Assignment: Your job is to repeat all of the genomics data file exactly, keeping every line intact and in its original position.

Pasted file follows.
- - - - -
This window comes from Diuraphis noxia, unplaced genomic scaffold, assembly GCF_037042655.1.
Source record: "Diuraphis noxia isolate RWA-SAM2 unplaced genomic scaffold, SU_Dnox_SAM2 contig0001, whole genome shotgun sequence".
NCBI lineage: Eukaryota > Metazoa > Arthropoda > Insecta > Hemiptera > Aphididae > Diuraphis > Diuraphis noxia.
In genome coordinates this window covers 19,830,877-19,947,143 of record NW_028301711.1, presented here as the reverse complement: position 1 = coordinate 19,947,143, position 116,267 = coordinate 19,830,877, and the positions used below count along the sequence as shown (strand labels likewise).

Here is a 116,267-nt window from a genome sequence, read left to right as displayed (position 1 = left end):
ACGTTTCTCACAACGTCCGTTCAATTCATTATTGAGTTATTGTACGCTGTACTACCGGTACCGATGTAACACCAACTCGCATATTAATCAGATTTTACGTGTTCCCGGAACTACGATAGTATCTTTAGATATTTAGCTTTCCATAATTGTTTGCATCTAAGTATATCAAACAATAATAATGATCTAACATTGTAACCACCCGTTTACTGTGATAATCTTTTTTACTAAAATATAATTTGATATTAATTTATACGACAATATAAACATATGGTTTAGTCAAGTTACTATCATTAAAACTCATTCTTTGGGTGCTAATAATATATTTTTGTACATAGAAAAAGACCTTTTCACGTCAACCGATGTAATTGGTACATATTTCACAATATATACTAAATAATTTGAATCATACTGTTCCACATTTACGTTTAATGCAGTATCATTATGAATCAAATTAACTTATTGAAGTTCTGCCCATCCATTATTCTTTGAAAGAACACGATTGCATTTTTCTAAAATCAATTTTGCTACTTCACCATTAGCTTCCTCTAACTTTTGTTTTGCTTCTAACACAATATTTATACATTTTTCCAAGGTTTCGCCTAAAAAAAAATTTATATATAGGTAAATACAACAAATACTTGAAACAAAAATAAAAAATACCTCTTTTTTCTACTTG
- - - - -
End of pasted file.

This window comes from Diuraphis noxia, unplaced genomic scaffold, assembly GCF_037042655.1.
Source record: "Diuraphis noxia isolate RWA-SAM2 unplaced genomic scaffold, SU_Dnox_SAM2 contig0001, whole genome shotgun sequence".
NCBI lineage: Eukaryota > Metazoa > Arthropoda > Insecta > Hemiptera > Aphididae > Diuraphis > Diuraphis noxia.
In genome coordinates this window covers 19,830,877-19,947,143 of record NW_028301711.1, presented here as the reverse complement: position 1 = coordinate 19,947,143, position 116,267 = coordinate 19,830,877, and the positions used below count along the sequence as shown (strand labels likewise).

Here is a 116,267-nt window from a genome sequence, read left to right as displayed (position 1 = left end):
ACGTTTCTCACAACGTCCGTTCAATTCATTATTGAGTTATTGTACGCTGTACTACCGGTACCGATGTAACACCAACTCGCATATTAATCAGATTTTACGTGTTCCCGGAACTACGATAGTATCTTTAGATATTTAGCTTTCCATAATTGTTTGCATCTAAGTATATCAAACAATAATAATGATCTAACATTGTAACCACCCGTTTACTGTGATAATCTTTTTTACTAAAATATAATTTGATATTAATTTATACGACAATATAAACATATGGTTTAGTCAAGTTACTATCATTAAAACTCATTCTTTGGGTGCTAATAATATATTTTTGTACATAGAAAAAGACCTTTTCACGTCAACCGATGTAATTGGTACATATTTCACAATATATACTAAATAATTTGAATCATACTGTTCCACATTTACGTTTAATGCAGTATCATTATGAATCAAATTAACTTATTGAAGTTCTGCCCATCCATTATTCTTTGAAAGAACACGATTGCATTTTTCTAAAATCAATTTTGCTACTTCACCATTAGCTTCCTCTAACTTTTGTTTTGCTTCTAACACAATATTTATACATTTTTCCAAGGTTTCGCCTAAAAAAAAATTTATATATAGGTAAATACAACAAATACTTGAAACAAAAATAAAAAATACCTCTTTTTTCTACTTG